Assuntos
Adaptação Psicológica , Conhecimentos, Atitudes e Prática em Saúde/etnologia , Índios Norte-Americanos/psicologia , Cuidados Paliativos/psicologia , Adulto , Canadá , Fortalecimento Institucional/métodos , Feminino , Educação em Saúde , Pesquisa sobre Serviços de Saúde , Serviços de Saúde do Indígena/organização & administração , Humanos , Índios Norte-Americanos/estatística & dados numéricos , Masculino , Pessoa de Meia-Idade , Saúde Pública
7.
Int J Equity Health ; 18(1): 70, 2019 05 15.
Artigo em Inglês | MEDLINE | ID: mdl-31092262

RESUMO

INTRODUCTION: Aboriginal Health and Wellbeing staff are crucial for successful primary health care for Aboriginal communities. However, they are often affected by high rates of stress, burnout, and staff turn-over, which can impact primary health care delivery to Aboriginal peoples. The aim of this review was to identify organisational factors that help support the retention of Aboriginal Health and Wellbeing staff in Aboriginal Health services. METHODS: A comprehensive literature review was undertaken. Eleven electronic databases were searched for papers published between 2002 and 2017 and supplemented by hand searching. Papers were included if they were in English, full text, peer-reviewed, and had a focus on retention of Aboriginal Health and Wellbeing staff, or health staff in comparable roles working in Aboriginal health services. Twenty-six papers were included in the final review. RESULTS: Five key themes were identified as being important to the retention of Aboriginal Health and Wellbeing staff in Aboriginal Health Services: feeling culturally safe and secure within the workplace; teamwork and collaboration; supervision and strong managerial leadership and support from peers (to debrief, reflect, receive emotional support and strengthen coping mechanisms); professional development (the opportunity for skill development and role progression); and recognition (of work load, quality of work performed, being trusted to work autonomously, and financial remuneration that reflected the high pressure of the role). CONCLUSION: Aboriginal Health and Wellbeing staff are fundamental to successful primary health care for Aboriginal peoples. State and Federal Governments should consider formalising recognition of the significant cultural knowledge that Aboriginal Health and Wellbeing staff bring to their roles. Formal recognition could also pave the way to revise remuneration as well as ensure adequate support mechanisms are put in place to improve retention and reduce stress and burnout affecting Aboriginal Health and Wellbeing staff.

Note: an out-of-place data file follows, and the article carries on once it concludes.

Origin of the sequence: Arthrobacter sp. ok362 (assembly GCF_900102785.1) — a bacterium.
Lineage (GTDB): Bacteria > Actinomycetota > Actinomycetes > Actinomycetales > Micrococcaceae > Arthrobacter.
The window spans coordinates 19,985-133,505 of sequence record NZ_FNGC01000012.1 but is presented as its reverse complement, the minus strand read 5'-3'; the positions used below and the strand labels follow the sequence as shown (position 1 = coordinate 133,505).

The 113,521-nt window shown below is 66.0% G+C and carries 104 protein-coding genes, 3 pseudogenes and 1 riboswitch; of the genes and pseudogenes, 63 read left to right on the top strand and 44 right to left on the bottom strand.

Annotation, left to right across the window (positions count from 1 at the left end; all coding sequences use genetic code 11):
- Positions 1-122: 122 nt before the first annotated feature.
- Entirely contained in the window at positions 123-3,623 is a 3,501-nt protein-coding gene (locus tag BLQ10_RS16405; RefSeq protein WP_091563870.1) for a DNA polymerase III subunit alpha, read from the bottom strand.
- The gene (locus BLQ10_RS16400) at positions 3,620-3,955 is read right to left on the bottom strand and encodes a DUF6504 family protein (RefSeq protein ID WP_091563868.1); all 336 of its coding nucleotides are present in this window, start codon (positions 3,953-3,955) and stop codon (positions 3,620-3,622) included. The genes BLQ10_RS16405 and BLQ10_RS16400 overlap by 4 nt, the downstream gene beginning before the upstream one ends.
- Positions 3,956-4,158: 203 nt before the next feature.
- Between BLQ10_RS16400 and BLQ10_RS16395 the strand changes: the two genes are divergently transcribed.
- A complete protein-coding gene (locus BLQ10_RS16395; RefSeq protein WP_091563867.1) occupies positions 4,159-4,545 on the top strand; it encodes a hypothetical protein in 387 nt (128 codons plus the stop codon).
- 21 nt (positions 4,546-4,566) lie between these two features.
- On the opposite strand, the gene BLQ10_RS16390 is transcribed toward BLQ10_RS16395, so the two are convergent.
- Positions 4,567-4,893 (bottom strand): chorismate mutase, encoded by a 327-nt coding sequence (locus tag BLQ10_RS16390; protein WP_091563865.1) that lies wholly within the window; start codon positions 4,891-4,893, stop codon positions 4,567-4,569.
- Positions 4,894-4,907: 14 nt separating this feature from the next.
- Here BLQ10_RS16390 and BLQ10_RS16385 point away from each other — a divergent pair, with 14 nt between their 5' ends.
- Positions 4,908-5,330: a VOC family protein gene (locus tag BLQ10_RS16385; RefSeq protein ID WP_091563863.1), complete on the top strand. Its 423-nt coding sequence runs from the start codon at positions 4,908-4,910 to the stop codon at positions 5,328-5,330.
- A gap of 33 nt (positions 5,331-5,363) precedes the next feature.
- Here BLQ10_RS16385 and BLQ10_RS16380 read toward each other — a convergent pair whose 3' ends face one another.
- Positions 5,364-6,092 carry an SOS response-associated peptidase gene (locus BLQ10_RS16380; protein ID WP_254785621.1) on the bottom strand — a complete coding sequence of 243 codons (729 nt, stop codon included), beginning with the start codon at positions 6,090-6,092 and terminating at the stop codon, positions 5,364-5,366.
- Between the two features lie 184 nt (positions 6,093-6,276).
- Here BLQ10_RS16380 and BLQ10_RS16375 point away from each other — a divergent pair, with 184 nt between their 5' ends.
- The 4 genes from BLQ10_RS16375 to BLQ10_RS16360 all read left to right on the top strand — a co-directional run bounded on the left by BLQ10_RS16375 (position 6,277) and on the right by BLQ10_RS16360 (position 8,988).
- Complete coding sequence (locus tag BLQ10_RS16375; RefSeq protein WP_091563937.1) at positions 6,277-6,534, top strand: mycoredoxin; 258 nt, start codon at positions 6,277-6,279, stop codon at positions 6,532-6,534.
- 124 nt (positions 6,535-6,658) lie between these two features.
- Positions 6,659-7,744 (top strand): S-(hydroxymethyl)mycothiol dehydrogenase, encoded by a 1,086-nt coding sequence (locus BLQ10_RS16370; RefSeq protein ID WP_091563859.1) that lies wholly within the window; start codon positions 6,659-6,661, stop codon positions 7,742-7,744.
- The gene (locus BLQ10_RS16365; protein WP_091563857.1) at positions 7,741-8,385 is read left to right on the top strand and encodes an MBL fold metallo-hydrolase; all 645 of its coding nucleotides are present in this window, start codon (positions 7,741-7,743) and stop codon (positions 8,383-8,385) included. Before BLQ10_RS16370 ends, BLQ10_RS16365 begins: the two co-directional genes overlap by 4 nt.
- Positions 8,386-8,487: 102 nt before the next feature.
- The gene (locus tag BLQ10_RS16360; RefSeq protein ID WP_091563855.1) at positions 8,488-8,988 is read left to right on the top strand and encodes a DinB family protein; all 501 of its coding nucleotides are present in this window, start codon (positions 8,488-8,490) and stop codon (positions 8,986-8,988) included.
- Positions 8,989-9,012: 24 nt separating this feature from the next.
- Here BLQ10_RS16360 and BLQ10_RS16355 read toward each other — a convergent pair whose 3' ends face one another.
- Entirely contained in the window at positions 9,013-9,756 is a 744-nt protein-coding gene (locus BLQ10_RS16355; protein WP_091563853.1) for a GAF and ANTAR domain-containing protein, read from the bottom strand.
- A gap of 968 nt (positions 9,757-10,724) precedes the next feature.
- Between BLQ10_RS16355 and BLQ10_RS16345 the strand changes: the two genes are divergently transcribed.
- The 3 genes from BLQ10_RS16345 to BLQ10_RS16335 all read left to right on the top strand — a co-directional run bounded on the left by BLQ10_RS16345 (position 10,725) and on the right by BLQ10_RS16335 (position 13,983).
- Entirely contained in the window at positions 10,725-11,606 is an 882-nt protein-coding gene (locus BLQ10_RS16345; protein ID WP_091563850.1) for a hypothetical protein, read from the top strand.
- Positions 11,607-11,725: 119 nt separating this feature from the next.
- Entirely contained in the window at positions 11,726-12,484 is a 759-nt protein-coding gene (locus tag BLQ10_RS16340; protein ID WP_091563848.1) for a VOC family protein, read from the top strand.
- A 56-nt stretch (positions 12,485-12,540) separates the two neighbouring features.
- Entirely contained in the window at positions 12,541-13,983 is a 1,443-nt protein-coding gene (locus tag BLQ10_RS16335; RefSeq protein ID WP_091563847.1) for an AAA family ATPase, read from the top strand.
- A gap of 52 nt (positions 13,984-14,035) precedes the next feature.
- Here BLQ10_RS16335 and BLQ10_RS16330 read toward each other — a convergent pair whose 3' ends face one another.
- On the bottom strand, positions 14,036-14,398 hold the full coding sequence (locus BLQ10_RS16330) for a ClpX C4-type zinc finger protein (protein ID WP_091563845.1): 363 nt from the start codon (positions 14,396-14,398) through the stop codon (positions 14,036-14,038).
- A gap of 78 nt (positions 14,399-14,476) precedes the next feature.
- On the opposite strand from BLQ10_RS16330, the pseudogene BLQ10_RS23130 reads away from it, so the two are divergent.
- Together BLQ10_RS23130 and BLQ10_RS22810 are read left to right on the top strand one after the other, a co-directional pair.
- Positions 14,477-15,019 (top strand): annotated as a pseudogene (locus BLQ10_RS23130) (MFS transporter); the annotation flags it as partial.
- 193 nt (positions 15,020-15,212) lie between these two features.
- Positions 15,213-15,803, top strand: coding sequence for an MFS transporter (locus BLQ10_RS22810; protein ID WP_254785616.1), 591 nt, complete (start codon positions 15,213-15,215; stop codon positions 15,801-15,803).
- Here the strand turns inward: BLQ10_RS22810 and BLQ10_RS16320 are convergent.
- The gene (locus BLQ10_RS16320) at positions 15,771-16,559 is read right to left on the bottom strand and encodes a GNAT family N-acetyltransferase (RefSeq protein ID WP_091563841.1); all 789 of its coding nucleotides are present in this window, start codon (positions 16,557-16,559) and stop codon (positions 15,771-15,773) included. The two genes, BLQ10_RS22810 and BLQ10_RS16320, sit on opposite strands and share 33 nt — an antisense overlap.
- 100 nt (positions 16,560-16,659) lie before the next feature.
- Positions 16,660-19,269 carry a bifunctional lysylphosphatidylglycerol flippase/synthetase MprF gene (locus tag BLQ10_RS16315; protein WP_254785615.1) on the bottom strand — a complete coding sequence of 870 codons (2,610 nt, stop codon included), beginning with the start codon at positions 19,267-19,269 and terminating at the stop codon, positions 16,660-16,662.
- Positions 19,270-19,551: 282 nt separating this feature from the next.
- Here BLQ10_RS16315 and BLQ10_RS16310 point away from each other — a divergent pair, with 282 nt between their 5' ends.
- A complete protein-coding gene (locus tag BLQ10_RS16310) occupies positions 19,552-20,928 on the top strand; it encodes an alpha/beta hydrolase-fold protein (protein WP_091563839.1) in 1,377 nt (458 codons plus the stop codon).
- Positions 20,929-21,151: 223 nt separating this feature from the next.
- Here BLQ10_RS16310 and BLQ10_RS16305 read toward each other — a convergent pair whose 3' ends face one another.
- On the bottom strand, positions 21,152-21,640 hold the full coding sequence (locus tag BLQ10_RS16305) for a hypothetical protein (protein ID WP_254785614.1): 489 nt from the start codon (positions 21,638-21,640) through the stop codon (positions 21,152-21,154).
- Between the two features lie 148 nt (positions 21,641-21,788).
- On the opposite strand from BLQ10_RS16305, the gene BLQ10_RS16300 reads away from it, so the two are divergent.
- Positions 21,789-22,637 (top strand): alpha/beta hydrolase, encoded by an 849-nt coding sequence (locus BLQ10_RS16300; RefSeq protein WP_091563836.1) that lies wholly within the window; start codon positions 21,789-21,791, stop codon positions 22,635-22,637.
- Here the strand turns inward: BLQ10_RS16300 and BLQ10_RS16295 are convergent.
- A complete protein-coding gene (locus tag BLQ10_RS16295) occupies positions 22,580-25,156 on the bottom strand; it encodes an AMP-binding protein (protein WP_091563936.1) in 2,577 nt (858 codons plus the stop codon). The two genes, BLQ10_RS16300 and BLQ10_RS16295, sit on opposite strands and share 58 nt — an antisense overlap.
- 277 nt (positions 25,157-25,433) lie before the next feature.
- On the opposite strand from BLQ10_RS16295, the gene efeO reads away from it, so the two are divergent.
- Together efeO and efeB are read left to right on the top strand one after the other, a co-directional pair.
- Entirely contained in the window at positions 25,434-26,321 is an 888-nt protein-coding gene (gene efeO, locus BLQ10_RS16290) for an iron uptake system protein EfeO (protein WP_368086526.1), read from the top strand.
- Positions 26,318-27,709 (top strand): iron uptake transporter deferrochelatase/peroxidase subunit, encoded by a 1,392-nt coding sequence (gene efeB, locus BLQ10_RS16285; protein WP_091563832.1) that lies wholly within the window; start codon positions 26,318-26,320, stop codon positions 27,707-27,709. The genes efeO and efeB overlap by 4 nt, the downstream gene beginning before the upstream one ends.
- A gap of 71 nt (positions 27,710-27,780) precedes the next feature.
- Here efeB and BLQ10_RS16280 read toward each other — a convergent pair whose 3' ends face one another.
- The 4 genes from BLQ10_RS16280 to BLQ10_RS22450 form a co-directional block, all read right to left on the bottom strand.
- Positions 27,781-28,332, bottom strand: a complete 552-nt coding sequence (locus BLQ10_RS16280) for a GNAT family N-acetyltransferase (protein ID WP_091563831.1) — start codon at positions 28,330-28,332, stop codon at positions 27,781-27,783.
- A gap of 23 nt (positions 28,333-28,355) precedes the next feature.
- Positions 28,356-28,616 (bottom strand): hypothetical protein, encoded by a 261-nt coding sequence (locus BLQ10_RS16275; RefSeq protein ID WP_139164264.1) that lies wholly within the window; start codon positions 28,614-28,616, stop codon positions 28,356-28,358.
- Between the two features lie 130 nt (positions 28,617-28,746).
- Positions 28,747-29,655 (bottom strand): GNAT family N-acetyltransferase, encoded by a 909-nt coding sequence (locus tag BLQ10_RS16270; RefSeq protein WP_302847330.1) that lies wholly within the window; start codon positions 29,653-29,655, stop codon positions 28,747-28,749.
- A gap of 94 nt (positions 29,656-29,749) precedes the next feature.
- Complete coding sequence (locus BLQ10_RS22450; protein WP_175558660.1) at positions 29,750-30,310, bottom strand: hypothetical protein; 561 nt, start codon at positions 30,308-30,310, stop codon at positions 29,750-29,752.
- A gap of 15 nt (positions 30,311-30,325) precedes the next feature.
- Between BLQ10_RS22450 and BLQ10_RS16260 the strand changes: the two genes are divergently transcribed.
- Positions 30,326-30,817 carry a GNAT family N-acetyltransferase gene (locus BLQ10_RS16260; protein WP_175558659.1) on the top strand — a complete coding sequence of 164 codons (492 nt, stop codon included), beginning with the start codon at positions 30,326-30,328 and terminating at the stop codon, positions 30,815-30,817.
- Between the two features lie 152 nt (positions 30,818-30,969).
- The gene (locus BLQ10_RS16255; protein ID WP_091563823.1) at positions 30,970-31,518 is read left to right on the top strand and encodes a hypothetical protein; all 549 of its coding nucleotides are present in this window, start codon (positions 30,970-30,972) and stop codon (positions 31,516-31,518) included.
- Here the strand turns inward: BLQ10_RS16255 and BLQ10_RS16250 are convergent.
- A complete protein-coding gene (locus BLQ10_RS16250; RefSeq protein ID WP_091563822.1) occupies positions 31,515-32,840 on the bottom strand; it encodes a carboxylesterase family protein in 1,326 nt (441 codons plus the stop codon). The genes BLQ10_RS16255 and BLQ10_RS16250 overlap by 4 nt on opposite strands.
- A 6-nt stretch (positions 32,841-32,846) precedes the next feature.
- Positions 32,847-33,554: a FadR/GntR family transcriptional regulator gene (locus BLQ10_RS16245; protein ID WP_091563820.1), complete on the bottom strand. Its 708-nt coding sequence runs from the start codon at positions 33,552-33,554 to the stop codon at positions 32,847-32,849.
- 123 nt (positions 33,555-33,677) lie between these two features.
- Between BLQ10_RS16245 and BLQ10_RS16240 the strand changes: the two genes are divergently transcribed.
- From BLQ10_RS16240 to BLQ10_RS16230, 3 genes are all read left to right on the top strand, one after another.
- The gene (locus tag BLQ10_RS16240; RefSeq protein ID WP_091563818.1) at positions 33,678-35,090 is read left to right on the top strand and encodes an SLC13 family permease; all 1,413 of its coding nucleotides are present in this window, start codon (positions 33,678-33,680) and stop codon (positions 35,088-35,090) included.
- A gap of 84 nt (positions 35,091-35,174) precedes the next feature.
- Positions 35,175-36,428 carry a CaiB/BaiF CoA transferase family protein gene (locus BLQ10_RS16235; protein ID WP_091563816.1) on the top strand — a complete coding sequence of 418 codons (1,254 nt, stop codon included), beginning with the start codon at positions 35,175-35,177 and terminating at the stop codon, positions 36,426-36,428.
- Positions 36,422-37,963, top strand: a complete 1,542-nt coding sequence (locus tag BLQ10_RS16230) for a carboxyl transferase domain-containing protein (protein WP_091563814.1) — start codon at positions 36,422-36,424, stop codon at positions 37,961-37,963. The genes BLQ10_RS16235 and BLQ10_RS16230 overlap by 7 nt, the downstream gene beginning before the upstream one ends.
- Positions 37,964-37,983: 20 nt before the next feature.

Assuntos
Serviços de Saúde do Indígena/organização & administração , Lealdade ao Trabalho , Humanos
8.
BMC Womens Health ; 19(1): 53, 2019 04 03.